(Managing Partner, The Loyalty Partners)
Those who said that the airline model, especially for legacy airlines, is broken make good points. At the least we can say that delivering an outstanding customer experience is not top of mind in the mature airline model.
Having said this, UAL would have to decide at the very top of the organization that the passenger experience will become more important than current priorities. If this type of fundamental change were to occur, they would have to do the following:
1. Announce to employees, shareholders, and partners that customer experience improvement will be necessary to invest in the future of the airline and that this initiative will be funded and supported over time not as a program of the month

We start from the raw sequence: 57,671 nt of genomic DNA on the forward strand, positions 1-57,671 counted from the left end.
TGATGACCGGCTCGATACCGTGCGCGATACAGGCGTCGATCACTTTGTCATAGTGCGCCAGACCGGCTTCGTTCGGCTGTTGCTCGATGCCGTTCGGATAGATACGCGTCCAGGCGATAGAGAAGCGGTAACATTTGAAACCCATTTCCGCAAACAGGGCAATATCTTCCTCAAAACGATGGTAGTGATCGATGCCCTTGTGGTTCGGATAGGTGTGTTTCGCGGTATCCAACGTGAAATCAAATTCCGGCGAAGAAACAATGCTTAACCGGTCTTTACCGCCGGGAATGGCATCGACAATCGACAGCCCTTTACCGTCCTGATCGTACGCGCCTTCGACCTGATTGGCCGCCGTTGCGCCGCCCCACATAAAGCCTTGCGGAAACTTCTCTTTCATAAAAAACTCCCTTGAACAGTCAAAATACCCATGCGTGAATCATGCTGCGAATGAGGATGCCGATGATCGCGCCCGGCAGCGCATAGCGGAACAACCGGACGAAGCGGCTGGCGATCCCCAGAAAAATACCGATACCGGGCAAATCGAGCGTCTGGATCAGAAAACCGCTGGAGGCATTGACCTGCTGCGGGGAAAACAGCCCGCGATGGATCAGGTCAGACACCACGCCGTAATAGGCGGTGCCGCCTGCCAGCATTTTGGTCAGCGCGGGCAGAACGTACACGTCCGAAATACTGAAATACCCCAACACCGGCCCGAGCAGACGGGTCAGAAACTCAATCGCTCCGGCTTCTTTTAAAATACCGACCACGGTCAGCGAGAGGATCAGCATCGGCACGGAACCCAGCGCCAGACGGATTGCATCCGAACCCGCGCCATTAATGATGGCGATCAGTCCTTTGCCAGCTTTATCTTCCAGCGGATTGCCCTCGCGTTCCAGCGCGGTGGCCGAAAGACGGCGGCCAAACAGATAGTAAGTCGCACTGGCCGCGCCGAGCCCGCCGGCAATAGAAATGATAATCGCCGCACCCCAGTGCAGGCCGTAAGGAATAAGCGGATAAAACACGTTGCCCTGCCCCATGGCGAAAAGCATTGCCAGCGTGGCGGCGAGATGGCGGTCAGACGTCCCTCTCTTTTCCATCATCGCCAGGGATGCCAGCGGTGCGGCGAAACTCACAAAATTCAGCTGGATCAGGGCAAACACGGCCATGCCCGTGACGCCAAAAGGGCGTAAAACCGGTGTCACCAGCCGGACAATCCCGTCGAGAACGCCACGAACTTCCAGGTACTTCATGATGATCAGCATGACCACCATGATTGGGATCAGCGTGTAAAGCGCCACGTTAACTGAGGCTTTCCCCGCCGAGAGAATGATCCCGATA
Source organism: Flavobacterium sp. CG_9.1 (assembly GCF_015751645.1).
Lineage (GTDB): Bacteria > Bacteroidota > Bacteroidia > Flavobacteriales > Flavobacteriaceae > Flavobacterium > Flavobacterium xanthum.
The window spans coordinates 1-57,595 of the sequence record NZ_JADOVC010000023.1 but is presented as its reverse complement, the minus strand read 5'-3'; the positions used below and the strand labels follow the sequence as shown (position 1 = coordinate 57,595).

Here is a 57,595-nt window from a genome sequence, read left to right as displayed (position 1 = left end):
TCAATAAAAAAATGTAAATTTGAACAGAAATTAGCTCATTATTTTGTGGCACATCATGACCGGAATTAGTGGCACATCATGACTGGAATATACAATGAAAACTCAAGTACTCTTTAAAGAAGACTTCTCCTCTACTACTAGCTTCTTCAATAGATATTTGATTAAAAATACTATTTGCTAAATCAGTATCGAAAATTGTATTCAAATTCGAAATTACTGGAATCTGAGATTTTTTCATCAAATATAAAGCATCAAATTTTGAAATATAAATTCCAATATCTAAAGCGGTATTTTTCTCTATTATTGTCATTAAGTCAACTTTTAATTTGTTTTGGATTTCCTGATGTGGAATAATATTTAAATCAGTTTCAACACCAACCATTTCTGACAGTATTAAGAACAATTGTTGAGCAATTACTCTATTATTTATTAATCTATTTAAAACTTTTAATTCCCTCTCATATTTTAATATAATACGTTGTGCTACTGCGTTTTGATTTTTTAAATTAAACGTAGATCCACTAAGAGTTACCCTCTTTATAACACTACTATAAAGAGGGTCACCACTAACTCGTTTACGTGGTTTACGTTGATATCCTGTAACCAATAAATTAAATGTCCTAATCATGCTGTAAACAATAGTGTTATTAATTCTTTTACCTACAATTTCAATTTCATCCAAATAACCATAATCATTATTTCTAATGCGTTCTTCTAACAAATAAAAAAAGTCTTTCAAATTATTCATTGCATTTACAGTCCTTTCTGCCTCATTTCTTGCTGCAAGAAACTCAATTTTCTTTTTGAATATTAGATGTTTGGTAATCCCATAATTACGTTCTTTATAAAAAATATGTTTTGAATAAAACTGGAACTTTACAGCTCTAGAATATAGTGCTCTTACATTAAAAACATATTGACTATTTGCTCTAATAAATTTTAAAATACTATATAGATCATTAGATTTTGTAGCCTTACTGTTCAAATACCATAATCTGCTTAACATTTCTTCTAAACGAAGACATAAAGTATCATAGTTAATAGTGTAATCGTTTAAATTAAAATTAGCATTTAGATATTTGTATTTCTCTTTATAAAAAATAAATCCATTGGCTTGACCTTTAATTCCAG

2. Retrain personnel including customer loyalty measures. Integrate customer service into the evaluation and compensation systems
3. Allow operational differences by location and begin to reward innovation which leads to customer experience improvement
4. Solicit input from front line personnel concerning information systems which are needed for improvement in the customer's experience. Then provide these new systems
(VP Sales, OpsAir)